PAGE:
Mark Silk calls our attention to a sermon by Guy Strousma at the Oxford University Cathedral that proposes that a reinterpretation of sacred scriptures holds the key to catalyzing progress toward peace in the Middle East. Silk writes:
[Strousma] told the solemn assembly of dons, an Abrahamic ecosystem that makes it impossible to understand each of these faiths in isolation: “The complex hermeneutics developed in Late Antiquity and in the Middle Ages by the competing communities perceiving themselves to be the true heirs of Abraham remain our inheritance.”
Those hermeneutics resulted in, among other things, each community laying its own exclusive claim to the Holy Land. But, Guy reminded his audience, Genesis 17 makes Abraham the ancestor of a multitude of nations. What’s needed is a recasting of traditional religious language in terms of cultural memory, such that age-old Jewish, Christian, and Muslim conceptions can be broadened into mutual understanding and acceptance.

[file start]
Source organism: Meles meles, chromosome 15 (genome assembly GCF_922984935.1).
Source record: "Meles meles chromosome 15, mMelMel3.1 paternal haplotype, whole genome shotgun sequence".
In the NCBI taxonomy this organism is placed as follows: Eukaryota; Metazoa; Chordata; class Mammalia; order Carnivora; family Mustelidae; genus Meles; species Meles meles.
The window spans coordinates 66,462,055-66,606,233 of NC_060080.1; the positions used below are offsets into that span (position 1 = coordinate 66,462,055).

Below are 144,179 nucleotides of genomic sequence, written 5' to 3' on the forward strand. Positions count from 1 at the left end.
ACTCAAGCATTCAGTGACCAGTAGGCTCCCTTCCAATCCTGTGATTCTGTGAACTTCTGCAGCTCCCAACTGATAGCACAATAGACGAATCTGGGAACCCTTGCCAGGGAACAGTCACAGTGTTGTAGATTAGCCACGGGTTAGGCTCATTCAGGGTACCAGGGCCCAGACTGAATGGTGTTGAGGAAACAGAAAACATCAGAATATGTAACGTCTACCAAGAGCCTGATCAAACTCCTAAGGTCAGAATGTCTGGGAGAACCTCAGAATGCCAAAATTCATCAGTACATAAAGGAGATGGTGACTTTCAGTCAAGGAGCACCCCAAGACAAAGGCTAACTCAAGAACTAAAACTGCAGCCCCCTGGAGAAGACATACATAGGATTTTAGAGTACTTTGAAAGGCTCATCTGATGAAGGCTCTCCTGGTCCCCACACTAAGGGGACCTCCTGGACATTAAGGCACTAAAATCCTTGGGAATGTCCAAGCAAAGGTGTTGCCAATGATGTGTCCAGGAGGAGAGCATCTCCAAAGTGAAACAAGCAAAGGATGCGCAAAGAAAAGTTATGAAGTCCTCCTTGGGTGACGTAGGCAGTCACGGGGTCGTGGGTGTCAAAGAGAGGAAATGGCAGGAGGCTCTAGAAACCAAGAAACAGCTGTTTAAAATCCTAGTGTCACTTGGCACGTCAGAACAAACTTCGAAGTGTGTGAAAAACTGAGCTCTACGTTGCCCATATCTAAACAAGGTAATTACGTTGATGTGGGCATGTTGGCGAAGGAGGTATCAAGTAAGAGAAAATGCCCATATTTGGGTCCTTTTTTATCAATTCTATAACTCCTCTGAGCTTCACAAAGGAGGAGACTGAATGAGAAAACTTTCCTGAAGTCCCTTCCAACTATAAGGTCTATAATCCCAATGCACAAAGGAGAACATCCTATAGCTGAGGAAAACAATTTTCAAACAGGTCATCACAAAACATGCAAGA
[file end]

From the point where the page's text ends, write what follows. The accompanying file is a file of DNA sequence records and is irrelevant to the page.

Is this a hopeful approach? How might it best be pursued?
(Andrew McGowan wrote about one of Strousma’s earlier presentations.)